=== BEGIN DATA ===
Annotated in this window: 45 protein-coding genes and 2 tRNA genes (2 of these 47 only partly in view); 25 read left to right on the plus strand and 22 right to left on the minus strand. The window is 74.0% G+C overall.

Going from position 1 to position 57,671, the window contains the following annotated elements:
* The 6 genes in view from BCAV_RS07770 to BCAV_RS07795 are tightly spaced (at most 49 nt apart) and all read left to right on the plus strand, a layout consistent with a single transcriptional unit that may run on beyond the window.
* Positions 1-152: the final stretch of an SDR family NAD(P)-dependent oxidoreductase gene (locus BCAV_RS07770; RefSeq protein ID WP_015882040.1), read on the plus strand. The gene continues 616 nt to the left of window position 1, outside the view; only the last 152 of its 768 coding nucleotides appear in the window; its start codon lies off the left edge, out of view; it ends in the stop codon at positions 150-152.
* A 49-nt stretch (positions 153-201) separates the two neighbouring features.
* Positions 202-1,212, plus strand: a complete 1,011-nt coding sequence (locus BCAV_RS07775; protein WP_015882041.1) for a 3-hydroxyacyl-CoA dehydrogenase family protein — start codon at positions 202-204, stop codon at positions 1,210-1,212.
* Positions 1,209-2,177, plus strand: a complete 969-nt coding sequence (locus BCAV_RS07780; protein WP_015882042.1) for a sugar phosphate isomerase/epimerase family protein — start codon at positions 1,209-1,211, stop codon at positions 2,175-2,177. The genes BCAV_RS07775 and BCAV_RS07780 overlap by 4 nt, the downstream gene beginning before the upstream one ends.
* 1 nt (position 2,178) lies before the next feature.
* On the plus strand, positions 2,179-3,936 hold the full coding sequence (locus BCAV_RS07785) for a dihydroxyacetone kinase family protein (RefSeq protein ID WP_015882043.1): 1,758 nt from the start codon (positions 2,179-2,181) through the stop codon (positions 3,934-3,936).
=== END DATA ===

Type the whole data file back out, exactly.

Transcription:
Annotated in this window: 45 protein-coding genes and 2 tRNA genes (2 of these 47 only partly in view); 25 read left to right on the plus strand and 22 right to left on the minus strand. The window is 74.0% G+C overall.

Going from position 1 to position 57,671, the window contains the following annotated elements:
* The 6 genes in view from BCAV_RS07770 to BCAV_RS07795 are tightly spaced (at most 49 nt apart) and all read left to right on the plus strand, a layout consistent with a single transcriptional unit that may run on beyond the window.
* Positions 1-152: the final stretch of an SDR family NAD(P)-dependent oxidoreductase gene (locus BCAV_RS07770; RefSeq protein ID WP_015882040.1), read on the plus strand. The gene continues 616 nt to the left of window position 1, outside the view; only the last 152 of its 768 coding nucleotides appear in the window; its start codon lies off the left edge, out of view; it ends in the stop codon at positions 150-152.
* A 49-nt stretch (positions 153-201) separates the two neighbouring features.
* Positions 202-1,212, plus strand: a complete 1,011-nt coding sequence (locus BCAV_RS07775; protein WP_015882041.1) for a 3-hydroxyacyl-CoA dehydrogenase family protein — start codon at positions 202-204, stop codon at positions 1,210-1,212.
* Positions 1,209-2,177, plus strand: a complete 969-nt coding sequence (locus BCAV_RS07780; protein WP_015882042.1) for a sugar phosphate isomerase/epimerase family protein — start codon at positions 1,209-1,211, stop codon at positions 2,175-2,177. The genes BCAV_RS07775 and BCAV_RS07780 overlap by 4 nt, the downstream gene beginning before the upstream one ends.
* 1 nt (position 2,178) lies before the next feature.
* On the plus strand, positions 2,179-3,936 hold the full coding sequence (locus BCAV_RS07785) for a dihydroxyacetone kinase family protein (RefSeq protein ID WP_015882043.1): 1,758 nt from the start codon (positions 2,179-2,181) through the stop codon (positions 3,934-3,936).